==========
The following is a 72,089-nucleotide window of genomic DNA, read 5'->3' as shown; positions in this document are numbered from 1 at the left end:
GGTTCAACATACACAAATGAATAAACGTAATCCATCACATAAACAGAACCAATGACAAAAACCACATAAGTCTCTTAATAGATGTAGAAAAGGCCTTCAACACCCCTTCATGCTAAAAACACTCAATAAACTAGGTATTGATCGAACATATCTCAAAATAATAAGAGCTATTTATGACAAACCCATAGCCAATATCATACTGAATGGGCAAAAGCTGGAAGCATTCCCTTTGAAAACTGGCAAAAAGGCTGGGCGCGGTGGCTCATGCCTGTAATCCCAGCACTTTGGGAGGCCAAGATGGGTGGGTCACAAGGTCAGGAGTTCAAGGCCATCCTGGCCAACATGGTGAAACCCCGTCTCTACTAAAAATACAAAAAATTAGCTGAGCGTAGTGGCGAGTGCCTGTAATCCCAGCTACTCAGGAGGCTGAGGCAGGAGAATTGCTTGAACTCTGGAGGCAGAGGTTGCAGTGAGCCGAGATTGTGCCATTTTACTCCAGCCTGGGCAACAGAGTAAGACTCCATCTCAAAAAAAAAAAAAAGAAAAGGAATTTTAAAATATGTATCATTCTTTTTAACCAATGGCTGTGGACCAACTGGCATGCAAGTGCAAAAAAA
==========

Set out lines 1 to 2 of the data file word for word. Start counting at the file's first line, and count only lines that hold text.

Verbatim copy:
The following is a 72,089-nucleotide window of genomic DNA, read 5'->3' as shown; positions in this document are numbered from 1 at the left end:
GGTTCAACATACACAAATGAATAAACGTAATCCATCACATAAACAGAACCAATGACAAAAACCACATAAGTCTCTTAATAGATGTAGAAAAGGCCTTCAACACCCCTTCATGCTAAAAACACTCAATAAACTAGGTATTGATCGAACATATCTCAAAATAATAAGAGCTATTTATGACAAACCCATAGCCAATATCATACTGAATGGGCAAAAGCTGGAAGCATTCCCTTTGAAAACTGGCAAAAAGGCTGGGCGCGGTGGCTCATGCCTGTAATCCCAGCACTTTGGGAGGCCAAGATGGGTGGGTCACAAGGTCAGGAGTTCAAGGCCATCCTGGCCAACATGGTGAAACCCCGTCTCTACTAAAAATACAAAAAATTAGCTGAGCGTAGTGGCGAGTGCCTGTAATCCCAGCTACTCAGGAGGCTGAGGCAGGAGAATTGCTTGAACTCTGGAGGCAGAGGTTGCAGTGAGCCGAGATTGTGCCATTTTACTCCAGCCTGGGCAACAGAGTAAGACTCCATCTCAAAAAAAAAAAAAAGAAAAGGAATTTTAAAATATGTATCATTCTTTTTAACCAATGGCTGTGGACCAACTGGCATGCAAGTGCAAAAAAA